Smart Phone Wind Meter
Accurately measuring wind speed in a tunnel-ventilated poultry house is of the utmost importance when assessing its house’s ability to keep birds cool during hot weather. Though there are a dozens of wind meters available on the market today, there is a new one that has many unique features that poultry producers might find particularly beneficial. The inexpensive Weatherflow Wind Meter* ($35) is designed to work with either IOS or Android devices. The small vane anemometer simply plugs into the headphone jack and once you download the free app you are ready to measure wind speed.
You can set up the app to display wind speed in mph, knots, km/hr, Beaufort, or m/sec. Though there is no ft/min option, you can set your smart phone to measure wind speed in “m/sec” and simply multiply the measurement by 200 (i.e., 2.3 m/sec = 460 ft/min). To measure wind speed you simply hold your smart phone where you want to determine the wind speed then touch the “start” and your smart phone starts recording the wind speed for a programmable period of 3 seconds to 60 seconds. At the end of the recording period your smart phone displays the average wind speed, maximum wind speed, along with the direction in which the measurement was taken. You are then provided the option of adding notes to wind speed measurements (ie., farm name, location), which is saved on your smart phone, as well as the option of emailing, messaging, etc. the measurement to anyone.
The vane anemometer is encased in a sturdy rubberized coating which should protect it from damage if dropped. The anemometer has a reported range of 2 mph to 150 mph with accuracy of +/- 0.05% at the top end of its range and within 20 ft/min if held 15 degrees off-axis. Our field measurements found the Weatherflow Wind Meter to produce average wind speed readings very comparable to other commonly used wind meters.
To produce the most accurate, repeatable, and representative wind speed measurements with the Weatherflow Wind Meter or any other anemometer, these rules should be followed:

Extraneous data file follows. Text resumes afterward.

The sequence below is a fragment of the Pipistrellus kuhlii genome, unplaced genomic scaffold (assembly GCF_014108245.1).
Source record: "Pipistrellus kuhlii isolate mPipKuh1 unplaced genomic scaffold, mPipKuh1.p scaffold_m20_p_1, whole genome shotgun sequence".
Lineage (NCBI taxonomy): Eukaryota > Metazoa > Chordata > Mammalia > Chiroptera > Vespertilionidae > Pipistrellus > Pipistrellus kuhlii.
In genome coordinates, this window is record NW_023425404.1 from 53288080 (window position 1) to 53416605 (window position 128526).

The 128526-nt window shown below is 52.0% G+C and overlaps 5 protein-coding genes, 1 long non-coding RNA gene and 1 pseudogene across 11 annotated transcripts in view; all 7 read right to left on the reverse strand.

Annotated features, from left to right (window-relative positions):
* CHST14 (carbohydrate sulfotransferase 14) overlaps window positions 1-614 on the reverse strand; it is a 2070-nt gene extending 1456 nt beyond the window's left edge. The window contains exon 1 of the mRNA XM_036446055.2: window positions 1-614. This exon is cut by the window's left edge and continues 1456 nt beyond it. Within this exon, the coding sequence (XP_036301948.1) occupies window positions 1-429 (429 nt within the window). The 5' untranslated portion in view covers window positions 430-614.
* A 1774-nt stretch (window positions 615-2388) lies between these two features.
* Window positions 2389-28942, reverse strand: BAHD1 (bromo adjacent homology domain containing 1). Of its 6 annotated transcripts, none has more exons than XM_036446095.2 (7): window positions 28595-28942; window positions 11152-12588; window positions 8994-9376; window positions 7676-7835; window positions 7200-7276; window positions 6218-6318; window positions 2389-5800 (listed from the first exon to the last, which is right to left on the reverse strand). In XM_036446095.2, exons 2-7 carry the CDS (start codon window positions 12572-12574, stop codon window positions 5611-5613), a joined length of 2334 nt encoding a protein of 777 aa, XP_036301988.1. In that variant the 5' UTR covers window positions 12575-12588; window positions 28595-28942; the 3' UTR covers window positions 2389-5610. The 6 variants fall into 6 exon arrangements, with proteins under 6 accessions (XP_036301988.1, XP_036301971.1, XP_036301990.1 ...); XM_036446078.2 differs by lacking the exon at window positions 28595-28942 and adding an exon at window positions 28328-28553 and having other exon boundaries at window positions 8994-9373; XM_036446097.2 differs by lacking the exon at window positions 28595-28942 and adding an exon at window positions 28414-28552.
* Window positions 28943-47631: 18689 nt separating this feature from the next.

1) Wind speed measurements generally should be taken between four and five feet above the floor. Measurements taken at floor level tend to be very turbulent when birds are present, making the accuracy of such measurements highly suspect.
2) Anemometers should be held at arm’s length when taking measurements.
3) Make sure the face of the anemometer is held perpendicular to the direction of air movement.
4) When taking measurements in empty houses make sure that all equipment (i.e. feeders and drinkers) are lowered to the level they will be when birds are present.
5) Wind speed measurements should generally be taken 40' to 100' from the tunnel fans. Make sure that there are no side wall furnaces or partial house curtains in the vicinity of the measurement location.
6) In houses with deflector curtains measurements should be made half way between the deflector curtains.
7) Measurements should not be taken on windy days. Exterior winds can lead to highly variable air velocity measurements within a house.
8) The best location to measure an overall representative wind speed is roughly ten feet from the side wall near the outside feed line.
9) Wind speed measurements should not be taken in the center of a house. This typically represents the highest velocity in a house and from a heat-stress-management standpoint is not as representative as an average or a feed line measurement.
10) Wind speeds in a house can vary significantly over the course of a minute. To produce the most accurate readings, average air velocity measurement should be taken over at least a 30-second period, then repeated a minute later.